Five week-old females C57BL/6N mice (Charles River Laboratory, Calco-Lecco Italy) were injected with 50,000 pGL261 cells (n = 44) or mIDH1-GL261 (n = 80). A total of 24 mIDH1-GL261 glioma bearing mice were sacrificed after second immunization for immunological and histological studies (6 mice per group of treatment). The stereotactic coordinates with respect to the bregma were: 0.7 mm posterior, 3 mm left lateral, and 3.5 mm deep, into the nucleus caudatum. Glioma-bearing mice were treated using four different conditions: group I: vehicle only (GM-CSF and Montanide); group II: three immunizations spaced one week apart (days 9, 16 and 23) with two 9-mer and two 10-mer peptides; group III: three immunization spaced one week apart (days 9, 16 and 23) with the 16-mer peptide; group IV: ova peptide immunizations. Single peptides (15 μg/peptide) were emulsified with Montanide ISA-51 VG (1:1; SEPPIC) as previously described [17,18], and administered by subcutaneous injections of the 16-mer peptide (group III) or the four peptides separately (group II and group IV) into different areas of the flank. The immunized mice received a total of 3 μg of recombinant murine granulocyte macrophage colony-stimulating factor (GM-CSF) (Miltenyi Biotec) spread out over three injections into the same area of the peptide injections, beginning one day before the first vaccination.

Animal experiments were performed in accordance to the Italian Principle of Laboratory Animal Care (D. Lgs. 26/2014) and European Communities Council Directives (86/609/EEC and 2010/63/UE).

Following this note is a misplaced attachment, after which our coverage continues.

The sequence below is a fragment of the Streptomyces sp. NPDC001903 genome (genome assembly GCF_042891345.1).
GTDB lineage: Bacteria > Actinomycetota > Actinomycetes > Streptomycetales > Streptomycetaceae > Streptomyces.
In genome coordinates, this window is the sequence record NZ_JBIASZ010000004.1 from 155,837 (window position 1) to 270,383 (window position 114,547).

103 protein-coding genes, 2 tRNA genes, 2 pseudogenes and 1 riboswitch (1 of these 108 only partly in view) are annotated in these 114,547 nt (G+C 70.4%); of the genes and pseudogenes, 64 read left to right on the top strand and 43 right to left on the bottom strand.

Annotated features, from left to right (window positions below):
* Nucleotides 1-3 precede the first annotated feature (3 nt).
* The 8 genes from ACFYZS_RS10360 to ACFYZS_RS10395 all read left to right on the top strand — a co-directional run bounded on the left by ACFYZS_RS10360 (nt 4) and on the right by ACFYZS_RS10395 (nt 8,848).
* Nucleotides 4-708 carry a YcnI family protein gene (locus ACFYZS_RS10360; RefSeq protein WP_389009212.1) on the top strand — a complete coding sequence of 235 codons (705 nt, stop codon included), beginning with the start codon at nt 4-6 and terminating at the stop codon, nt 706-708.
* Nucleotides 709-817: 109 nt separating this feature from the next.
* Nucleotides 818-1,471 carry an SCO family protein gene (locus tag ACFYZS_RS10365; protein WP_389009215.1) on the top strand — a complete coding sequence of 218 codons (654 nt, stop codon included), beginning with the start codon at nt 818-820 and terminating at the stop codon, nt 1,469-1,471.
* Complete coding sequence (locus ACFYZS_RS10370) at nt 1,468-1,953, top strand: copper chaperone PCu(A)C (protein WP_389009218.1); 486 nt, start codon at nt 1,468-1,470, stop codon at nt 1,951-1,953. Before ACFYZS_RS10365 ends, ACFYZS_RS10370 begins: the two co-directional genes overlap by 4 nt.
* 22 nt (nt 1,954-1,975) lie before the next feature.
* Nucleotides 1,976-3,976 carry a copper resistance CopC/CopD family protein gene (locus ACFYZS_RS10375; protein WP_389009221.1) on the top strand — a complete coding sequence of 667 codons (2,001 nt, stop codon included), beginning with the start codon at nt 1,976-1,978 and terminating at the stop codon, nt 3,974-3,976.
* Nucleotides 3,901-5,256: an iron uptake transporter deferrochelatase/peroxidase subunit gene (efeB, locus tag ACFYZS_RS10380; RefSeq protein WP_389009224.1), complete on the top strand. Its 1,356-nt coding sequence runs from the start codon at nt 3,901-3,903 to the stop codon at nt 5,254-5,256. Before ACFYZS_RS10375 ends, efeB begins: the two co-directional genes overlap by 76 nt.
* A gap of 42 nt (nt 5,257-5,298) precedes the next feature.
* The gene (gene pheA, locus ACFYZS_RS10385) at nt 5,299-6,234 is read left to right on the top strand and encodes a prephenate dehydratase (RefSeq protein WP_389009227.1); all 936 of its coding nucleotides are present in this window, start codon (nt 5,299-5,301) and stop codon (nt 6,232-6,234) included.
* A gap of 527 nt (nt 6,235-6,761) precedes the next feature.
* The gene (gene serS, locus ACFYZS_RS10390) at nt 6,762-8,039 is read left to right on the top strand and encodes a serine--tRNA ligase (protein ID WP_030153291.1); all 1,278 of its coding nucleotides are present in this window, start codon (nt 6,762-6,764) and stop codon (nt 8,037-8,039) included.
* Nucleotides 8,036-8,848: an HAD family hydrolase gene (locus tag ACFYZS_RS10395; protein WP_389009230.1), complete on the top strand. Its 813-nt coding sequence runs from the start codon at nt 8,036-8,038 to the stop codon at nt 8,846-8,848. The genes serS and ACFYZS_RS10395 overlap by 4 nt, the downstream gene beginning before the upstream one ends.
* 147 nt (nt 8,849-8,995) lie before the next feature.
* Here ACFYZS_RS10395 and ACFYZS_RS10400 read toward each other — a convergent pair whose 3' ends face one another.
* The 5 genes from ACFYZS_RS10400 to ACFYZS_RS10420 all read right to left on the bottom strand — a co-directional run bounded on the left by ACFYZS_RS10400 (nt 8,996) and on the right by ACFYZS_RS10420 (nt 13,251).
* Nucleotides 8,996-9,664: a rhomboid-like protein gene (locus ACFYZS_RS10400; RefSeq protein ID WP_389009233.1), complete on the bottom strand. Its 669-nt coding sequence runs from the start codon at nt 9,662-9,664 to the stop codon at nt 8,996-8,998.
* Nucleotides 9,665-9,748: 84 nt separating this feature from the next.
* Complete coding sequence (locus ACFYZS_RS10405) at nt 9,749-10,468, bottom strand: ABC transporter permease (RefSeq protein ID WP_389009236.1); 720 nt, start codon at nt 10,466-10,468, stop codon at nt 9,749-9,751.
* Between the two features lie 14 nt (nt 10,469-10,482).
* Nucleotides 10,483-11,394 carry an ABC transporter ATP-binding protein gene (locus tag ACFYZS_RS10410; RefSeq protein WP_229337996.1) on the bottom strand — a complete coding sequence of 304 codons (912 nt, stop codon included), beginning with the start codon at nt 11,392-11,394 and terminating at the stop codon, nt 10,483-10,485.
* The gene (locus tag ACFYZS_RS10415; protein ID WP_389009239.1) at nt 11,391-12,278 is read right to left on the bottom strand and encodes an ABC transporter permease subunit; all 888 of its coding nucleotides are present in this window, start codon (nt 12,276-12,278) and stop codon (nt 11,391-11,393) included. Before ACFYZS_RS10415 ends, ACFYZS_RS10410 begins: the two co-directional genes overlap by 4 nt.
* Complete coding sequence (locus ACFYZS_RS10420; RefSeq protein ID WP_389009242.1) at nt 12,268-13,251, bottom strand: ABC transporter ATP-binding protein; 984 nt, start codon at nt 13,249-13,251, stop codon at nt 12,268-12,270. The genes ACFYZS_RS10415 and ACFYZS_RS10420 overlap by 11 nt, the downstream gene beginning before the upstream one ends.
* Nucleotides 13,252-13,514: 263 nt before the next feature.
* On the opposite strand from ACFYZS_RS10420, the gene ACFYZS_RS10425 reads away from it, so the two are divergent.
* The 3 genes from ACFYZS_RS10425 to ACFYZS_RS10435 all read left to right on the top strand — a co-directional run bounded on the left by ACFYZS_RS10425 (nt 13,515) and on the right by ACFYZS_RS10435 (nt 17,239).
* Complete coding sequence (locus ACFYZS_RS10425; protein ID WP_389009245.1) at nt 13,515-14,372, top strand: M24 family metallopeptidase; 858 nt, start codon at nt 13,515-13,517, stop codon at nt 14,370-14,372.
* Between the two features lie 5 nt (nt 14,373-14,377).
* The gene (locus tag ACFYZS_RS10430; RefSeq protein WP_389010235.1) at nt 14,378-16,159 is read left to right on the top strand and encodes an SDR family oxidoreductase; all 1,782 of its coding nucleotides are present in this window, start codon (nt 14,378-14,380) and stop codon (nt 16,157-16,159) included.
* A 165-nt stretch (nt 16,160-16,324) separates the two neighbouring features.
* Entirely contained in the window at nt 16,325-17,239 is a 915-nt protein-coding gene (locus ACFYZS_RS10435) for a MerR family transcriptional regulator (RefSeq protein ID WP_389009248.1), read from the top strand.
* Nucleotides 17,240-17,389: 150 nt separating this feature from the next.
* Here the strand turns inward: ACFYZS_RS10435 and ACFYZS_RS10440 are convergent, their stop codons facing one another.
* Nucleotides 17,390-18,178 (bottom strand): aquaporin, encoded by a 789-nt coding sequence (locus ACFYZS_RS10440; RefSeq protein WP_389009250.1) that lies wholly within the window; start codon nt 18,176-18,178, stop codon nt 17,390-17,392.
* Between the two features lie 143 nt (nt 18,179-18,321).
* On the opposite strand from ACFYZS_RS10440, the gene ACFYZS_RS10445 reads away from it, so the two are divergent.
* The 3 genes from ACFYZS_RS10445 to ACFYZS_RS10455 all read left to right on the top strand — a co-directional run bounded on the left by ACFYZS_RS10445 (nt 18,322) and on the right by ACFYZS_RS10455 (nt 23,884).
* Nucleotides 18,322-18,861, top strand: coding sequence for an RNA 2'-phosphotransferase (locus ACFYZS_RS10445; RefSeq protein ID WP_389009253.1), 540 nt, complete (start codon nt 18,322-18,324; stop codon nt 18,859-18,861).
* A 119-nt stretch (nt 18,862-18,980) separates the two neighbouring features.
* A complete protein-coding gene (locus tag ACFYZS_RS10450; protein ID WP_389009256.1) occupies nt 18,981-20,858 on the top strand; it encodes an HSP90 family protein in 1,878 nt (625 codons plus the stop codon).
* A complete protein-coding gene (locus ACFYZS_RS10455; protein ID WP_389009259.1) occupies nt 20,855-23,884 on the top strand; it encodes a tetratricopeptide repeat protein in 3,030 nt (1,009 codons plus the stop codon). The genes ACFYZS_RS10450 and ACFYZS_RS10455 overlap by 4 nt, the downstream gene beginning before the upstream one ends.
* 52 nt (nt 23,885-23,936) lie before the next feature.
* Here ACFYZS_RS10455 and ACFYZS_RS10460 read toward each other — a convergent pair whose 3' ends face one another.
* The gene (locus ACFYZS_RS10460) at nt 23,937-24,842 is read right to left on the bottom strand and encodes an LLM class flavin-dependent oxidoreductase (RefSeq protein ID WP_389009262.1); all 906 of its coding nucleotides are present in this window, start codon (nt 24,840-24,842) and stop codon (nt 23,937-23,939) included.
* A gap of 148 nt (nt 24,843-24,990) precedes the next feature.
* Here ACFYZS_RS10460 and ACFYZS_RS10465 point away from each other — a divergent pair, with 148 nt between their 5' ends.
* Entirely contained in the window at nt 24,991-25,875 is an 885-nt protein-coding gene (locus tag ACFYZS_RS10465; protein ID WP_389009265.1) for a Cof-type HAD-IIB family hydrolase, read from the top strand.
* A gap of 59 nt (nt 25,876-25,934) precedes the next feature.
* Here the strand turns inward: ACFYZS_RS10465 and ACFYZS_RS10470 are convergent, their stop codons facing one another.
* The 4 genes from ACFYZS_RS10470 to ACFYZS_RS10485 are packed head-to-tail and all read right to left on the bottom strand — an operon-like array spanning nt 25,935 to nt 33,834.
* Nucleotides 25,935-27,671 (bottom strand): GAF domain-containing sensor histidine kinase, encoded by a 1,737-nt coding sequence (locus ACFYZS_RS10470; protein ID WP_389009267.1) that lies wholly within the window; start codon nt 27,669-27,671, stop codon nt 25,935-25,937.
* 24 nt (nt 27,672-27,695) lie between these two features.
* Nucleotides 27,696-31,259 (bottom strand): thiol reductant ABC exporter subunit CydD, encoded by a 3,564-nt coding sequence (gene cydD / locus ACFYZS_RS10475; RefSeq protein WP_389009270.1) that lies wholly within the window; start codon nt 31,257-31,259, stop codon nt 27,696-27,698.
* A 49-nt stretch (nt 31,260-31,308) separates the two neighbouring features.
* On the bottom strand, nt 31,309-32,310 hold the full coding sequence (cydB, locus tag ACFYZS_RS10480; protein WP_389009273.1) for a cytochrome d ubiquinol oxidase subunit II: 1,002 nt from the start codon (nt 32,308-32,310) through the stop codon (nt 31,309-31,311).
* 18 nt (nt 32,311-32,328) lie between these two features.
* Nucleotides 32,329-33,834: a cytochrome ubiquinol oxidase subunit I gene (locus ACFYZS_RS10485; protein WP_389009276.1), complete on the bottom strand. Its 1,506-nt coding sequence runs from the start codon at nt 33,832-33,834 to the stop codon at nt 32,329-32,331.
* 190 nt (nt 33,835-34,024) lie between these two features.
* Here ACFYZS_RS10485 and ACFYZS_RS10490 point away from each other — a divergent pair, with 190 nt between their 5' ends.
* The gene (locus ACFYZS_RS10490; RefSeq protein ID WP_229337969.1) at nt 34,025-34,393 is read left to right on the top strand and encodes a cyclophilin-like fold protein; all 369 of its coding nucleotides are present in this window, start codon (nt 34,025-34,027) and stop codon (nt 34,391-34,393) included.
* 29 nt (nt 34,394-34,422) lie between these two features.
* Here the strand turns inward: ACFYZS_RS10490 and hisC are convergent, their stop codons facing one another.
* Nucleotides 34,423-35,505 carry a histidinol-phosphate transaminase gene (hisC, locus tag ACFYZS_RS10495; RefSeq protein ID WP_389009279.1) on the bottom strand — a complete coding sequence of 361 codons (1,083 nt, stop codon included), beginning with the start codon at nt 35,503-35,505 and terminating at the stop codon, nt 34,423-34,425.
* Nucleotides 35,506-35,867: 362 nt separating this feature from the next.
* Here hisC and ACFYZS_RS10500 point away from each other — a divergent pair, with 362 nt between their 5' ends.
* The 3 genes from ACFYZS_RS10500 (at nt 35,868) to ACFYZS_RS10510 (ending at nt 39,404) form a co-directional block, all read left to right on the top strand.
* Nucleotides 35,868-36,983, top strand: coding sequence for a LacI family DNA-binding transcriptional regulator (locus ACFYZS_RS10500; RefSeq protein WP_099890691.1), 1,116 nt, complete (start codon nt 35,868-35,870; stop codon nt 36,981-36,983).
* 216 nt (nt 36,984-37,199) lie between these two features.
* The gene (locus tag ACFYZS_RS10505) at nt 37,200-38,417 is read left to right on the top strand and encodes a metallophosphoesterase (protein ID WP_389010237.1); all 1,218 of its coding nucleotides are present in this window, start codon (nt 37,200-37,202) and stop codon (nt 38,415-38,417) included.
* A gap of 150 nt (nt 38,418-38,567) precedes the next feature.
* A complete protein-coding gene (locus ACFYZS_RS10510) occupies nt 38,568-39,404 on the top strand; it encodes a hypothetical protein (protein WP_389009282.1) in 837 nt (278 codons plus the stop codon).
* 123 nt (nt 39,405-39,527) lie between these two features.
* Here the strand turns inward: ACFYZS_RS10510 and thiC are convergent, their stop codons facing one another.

Isolation and characterization of splenocytes

Splenocytes from immunized and control mice were isolated after the second immunization. Before staining, splenocytes were grown in RPMI 1640 (EuroClone) containing 10% heat-inactivated fetal bovine serum (FBS) (Life Technologies), 100 U/mL penicillin (EuroClone), 100 U/mL streptomycin (EuroClone), 100 μg/mL glutamine (EuroClone), 0.1 mM non-essential amino acids (EuroClone), 1 mM sodium pyruvate (EuroClone), 50 μM β-mercaptoethanol (EuroClone) and 10 U/mL IL-2 (Miltenyi Biotec). Cells were stimulated for 4 h with 0.25 μM ionomycin and 10 ng/mL phorbol myristate acetate (PMA) and 2 hours with 10 μg/ml brefeldin A. A total of 1.5 × 106 cells were stained in PBS 1X/0.5% bovine serum albumin/2 mM EDTA for 10 min at 4°C with the following antibodies (Miltenyi Biotec): anti-CD3 Vioblue; anti-CD4-APC, anti-CD8-PE-Vio770, anti-CD62L-FITC and anti-CD49d-PE for T cell detection. The cells were then fixed and permealized using the Miltenyi Biotec Inside Stain Kit and intracellularly stained according to the manufacturer’s instructions with IFN-γ-PE or APC (Miltenyi Biotec). The CD8 + CD3+; CD3 + CD4+ cells were gated and then analyzed by flow cytometry for IFN-γ production and for the evaluation of CD62L and CD49d expression. Flow cytometry acquisition was performed on a MACSQuant instrument, and the data were analyzed with the MACSQuantify Software (Miltenyi Biotec).

Cytotoxic and proliferation assays